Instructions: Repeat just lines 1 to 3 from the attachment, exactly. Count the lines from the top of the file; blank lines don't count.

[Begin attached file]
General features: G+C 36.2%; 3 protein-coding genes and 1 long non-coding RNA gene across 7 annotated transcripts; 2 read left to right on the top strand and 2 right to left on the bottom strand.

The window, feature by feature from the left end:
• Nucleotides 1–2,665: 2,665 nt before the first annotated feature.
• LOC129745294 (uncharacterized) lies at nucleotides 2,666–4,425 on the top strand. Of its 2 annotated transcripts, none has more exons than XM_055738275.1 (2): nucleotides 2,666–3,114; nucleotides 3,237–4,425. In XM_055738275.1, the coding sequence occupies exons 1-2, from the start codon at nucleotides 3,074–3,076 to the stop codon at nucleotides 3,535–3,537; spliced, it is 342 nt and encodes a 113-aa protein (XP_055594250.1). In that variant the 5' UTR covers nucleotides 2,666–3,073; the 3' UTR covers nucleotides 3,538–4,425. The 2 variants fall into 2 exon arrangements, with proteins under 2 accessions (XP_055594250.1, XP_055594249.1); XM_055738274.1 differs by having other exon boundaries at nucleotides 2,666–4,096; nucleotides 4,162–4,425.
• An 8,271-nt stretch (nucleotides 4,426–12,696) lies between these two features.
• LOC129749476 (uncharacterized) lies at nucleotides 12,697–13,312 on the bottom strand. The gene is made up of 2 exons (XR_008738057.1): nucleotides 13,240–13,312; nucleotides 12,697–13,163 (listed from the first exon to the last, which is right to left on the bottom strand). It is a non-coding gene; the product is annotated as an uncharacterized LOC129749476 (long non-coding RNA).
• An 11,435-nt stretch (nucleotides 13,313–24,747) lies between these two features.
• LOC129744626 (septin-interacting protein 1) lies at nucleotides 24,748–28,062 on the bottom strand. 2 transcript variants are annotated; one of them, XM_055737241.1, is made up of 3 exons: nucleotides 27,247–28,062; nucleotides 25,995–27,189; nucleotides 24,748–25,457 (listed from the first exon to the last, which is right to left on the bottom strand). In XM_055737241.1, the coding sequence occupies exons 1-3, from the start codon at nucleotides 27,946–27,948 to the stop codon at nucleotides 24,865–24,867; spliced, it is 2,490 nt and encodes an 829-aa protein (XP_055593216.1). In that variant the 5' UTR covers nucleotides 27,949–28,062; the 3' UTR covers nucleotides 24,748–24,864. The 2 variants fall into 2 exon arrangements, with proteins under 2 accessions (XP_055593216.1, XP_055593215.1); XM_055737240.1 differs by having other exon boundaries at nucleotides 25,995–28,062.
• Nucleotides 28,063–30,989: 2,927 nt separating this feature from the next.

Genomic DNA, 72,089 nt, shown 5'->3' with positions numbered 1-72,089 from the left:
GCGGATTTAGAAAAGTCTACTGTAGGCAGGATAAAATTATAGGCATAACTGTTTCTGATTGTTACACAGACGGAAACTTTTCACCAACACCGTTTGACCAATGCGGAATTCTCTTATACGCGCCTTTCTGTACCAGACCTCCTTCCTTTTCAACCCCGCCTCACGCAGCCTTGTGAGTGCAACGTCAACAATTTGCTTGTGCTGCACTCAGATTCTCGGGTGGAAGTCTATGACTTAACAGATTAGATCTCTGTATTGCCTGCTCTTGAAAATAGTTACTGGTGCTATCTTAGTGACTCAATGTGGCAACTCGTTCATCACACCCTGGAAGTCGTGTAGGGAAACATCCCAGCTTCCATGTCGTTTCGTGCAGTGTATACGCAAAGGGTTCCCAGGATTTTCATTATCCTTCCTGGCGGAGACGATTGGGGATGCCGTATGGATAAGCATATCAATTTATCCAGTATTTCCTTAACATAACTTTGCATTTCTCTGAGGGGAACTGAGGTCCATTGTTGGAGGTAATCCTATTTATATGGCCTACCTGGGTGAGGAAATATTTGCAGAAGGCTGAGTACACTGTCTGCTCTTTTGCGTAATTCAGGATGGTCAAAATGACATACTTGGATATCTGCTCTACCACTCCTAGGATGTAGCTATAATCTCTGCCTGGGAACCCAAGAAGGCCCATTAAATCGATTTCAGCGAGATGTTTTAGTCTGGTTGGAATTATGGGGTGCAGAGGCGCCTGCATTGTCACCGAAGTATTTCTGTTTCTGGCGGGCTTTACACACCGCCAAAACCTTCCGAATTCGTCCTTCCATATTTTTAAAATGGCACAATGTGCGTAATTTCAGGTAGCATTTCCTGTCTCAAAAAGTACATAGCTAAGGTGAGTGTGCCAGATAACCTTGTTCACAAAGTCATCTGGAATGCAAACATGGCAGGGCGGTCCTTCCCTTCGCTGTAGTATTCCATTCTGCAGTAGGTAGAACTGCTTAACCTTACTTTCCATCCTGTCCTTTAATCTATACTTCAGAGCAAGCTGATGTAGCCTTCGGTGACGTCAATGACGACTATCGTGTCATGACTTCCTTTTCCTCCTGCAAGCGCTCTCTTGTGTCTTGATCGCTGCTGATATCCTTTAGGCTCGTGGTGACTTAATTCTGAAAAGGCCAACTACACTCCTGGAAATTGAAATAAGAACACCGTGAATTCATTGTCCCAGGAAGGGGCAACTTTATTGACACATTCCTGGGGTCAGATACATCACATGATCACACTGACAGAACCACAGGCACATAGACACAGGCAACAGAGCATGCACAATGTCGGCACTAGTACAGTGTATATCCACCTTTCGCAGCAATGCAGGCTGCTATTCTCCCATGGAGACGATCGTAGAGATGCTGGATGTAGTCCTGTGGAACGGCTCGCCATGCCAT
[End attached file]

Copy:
General features: G+C 36.2%; 3 protein-coding genes and 1 long non-coding RNA gene across 7 annotated transcripts; 2 read left to right on the top strand and 2 right to left on the bottom strand.

The window, feature by feature from the left end:
• Nucleotides 1–2,665: 2,665 nt before the first annotated feature.